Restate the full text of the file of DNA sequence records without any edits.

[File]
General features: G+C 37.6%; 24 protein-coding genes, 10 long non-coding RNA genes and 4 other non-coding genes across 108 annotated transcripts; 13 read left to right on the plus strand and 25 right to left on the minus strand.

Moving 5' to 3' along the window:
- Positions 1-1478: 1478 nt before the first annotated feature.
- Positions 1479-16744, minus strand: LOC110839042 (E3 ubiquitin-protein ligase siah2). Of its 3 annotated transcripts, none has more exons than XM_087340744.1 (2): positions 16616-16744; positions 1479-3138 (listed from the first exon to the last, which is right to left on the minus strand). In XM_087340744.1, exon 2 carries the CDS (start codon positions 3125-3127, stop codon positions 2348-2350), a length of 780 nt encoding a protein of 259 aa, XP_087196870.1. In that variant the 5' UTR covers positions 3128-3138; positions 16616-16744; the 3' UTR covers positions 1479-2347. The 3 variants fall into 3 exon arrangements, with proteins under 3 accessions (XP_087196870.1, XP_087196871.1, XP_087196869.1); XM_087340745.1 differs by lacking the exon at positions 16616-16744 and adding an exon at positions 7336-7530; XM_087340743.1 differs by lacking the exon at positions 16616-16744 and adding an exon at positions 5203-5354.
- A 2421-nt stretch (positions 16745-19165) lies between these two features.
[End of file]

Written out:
General features: G+C 37.6%; 24 protein-coding genes, 10 long non-coding RNA genes and 4 other non-coding genes across 108 annotated transcripts; 13 read left to right on the plus strand and 25 right to left on the minus strand.

Moving 5' to 3' along the window:
- Positions 1-1478: 1478 nt before the first annotated feature.
- Positions 1479-16744, minus strand: LOC110839042 (E3 ubiquitin-protein ligase siah2). Of its 3 annotated transcripts, none has more exons than XM_087340744.1 (2): positions 16616-16744; positions 1479-3138 (listed from the first exon to the last, which is right to left on the minus strand). In XM_087340744.1, exon 2 carries the CDS (start codon positions 3125-3127, stop codon positions 2348-2350), a length of 780 nt encoding a protein of 259 aa, XP_087196870.1. In that variant the 5' UTR covers positions 3128-3138; positions 16616-16744; the 3' UTR covers positions 1479-2347. The 3 variants fall into 3 exon arrangements, with proteins under 3 accessions (XP_087196870.1, XP_087196871.1, XP_087196869.1); XM_087340745.1 differs by lacking the exon at positions 16616-16744 and adding an exon at positions 7336-7530; XM_087340743.1 differs by lacking the exon at positions 16616-16744 and adding an exon at positions 5203-5354.
- A 2421-nt stretch (positions 16745-19165) lies between these two features.